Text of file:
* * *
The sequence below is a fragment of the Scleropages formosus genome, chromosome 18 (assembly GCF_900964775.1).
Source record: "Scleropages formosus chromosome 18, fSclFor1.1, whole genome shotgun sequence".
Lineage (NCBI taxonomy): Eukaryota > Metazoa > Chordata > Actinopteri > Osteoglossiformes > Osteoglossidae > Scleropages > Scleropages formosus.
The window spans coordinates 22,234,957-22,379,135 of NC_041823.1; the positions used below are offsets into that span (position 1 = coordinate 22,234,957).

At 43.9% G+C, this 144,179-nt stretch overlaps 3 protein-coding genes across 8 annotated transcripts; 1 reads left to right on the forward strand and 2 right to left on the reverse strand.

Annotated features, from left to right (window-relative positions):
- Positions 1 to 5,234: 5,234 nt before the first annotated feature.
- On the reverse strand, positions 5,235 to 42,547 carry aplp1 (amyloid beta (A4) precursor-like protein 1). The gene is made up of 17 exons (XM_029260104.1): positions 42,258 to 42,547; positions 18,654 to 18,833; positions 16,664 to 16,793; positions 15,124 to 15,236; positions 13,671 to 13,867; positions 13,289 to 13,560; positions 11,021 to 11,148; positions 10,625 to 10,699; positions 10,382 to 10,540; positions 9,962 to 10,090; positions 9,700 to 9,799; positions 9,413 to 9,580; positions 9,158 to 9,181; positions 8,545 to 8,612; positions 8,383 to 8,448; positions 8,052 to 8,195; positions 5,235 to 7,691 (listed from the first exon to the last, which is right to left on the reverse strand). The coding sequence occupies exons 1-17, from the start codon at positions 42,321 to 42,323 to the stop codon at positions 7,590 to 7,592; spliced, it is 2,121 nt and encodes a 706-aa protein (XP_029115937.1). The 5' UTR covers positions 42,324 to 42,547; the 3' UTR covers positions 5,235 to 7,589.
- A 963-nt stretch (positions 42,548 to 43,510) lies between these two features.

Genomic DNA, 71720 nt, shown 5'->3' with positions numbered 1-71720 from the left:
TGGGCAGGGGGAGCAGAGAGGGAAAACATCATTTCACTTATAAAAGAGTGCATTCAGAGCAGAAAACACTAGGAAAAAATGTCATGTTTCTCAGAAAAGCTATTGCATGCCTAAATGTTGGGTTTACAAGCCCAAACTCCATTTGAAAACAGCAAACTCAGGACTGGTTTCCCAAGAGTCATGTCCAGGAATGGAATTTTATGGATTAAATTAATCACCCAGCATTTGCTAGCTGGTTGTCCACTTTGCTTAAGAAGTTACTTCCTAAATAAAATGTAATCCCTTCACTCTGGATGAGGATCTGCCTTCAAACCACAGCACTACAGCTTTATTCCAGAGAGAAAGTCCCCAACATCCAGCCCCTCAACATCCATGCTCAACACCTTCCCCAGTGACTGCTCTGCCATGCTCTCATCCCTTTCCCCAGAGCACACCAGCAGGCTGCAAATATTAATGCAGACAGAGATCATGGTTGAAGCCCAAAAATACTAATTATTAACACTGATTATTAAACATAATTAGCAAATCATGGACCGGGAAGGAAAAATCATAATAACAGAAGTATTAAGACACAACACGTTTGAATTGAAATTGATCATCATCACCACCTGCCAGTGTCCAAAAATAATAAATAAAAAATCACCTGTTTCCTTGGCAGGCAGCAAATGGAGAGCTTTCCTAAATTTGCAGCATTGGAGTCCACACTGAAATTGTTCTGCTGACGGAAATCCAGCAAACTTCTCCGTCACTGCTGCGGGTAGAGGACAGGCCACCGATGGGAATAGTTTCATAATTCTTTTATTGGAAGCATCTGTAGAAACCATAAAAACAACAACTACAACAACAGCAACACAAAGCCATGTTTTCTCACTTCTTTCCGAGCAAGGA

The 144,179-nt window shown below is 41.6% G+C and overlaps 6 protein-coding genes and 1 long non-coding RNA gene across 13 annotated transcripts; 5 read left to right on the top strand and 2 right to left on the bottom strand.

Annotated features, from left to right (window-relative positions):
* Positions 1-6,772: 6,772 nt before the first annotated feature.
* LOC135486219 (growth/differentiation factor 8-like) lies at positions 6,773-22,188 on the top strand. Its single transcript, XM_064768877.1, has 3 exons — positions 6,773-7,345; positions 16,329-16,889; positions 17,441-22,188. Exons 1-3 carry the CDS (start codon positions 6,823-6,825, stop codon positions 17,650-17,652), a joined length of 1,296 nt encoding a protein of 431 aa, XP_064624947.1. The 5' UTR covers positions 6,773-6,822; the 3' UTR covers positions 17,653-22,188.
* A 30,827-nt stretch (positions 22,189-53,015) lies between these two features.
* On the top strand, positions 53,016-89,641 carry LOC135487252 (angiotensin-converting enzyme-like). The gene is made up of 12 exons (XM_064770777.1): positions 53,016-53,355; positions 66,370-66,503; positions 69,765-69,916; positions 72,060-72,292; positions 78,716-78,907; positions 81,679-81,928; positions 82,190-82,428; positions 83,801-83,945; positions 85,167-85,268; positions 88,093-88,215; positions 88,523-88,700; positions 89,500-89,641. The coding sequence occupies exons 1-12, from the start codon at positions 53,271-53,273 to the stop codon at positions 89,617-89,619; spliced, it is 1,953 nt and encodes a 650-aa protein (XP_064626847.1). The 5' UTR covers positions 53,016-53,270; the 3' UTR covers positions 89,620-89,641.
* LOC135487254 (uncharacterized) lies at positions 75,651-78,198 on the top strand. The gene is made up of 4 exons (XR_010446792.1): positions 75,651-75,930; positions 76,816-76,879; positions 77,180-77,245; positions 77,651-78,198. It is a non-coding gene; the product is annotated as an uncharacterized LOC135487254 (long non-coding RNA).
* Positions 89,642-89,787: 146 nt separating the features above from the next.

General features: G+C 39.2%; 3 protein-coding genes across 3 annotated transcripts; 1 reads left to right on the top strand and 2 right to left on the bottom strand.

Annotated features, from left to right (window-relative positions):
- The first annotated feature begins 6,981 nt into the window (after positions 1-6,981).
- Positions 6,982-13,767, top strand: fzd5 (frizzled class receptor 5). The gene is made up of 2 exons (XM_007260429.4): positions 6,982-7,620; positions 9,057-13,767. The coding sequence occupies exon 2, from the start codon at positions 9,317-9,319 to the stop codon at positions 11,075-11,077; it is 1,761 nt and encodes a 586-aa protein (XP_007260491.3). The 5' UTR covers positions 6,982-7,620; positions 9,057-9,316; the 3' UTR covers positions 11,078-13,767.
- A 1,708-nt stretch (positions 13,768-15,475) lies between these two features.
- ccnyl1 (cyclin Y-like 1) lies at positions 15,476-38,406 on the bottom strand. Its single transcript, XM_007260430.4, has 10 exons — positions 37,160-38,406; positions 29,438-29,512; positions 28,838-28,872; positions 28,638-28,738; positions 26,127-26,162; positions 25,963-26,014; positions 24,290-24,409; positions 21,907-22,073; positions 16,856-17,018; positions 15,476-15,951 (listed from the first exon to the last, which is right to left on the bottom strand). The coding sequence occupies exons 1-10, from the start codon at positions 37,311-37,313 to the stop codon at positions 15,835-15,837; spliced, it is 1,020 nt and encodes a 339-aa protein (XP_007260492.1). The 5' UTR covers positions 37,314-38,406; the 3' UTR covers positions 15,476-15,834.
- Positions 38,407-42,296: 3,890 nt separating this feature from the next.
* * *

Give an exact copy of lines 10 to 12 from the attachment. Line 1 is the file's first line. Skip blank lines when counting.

Genomic DNA, 71720 nt, shown 5'->3' with positions numbered 1-71720 from the left:
TGGGCAGGGGGAGCAGAGAGGGAAAACATCATTTCACTTATAAAAGAGTGCATTCAGAGCAGAAAACACTAGGAAAAAATGTCATGTTTCTCAGAAAAGCTATTGCATGCCTAAATGTTGGGTTTACAAGCCCAAACTCCATTTGAAAACAGCAAACTCAGGACTGGTTTCCCAAGAGTCATGTCCAGGAATGGAATTTTATGGATTAAATTAATCACCCAGCATTTGCTAGCTGGTTGTCCACTTTGCTTAAGAAGTTACTTCCTAAATAAAATGTAATCCCTTCACTCTGGATGAGGATCTGCCTTCAAACCACAGCACTACAGCTTTATTCCAGAGAGAAAGTCCCCAACATCCAGCCCCTCAACATCCATGCTCAACACCTTCCCCAGTGACTGCTCTGCCATGCTCTCATCCCTTTCCCCAGAGCACACCAGCAGGCTGCAAATATTAATGCAGACAGAGATCATGGTTGAAGCCCAAAAATACTAATTATTAACACTGATTATTAAACATAATTAGCAAATCATGGACCGGGAAGGAAAAATCATAATAACAGAAGTATTAAGACACAACACGTTTGAATTGAAATTGATCATCATCACCACCTGCCAGTGTCCAAAAATAATAAATAAAAAATCACCTGTTTCCTTGGCAGGCAGCAAATGGAGAGCTTTCCTAAATTTGCAGCATTGGAGTCCACACTGAAATTGTTCTGCTGACGGAAATCCAGCAAACTTCTCCGTCACTGCTGCGGGTAGAGGACAGGCCACCGATGGGAATAGTTTCATAATTCTTTTATTGGAAGCATCTGTAGAAACCATAAAAACAACAACTACAACAACAGCAACACAAAGCCATGTTTTCTCACTTCTTTCCGAGCAAGGA

The 144,179-nt window shown below is 41.6% G+C and overlaps 6 protein-coding genes and 1 long non-coding RNA gene across 13 annotated transcripts; 5 read left to right on the top strand and 2 right to left on the bottom strand.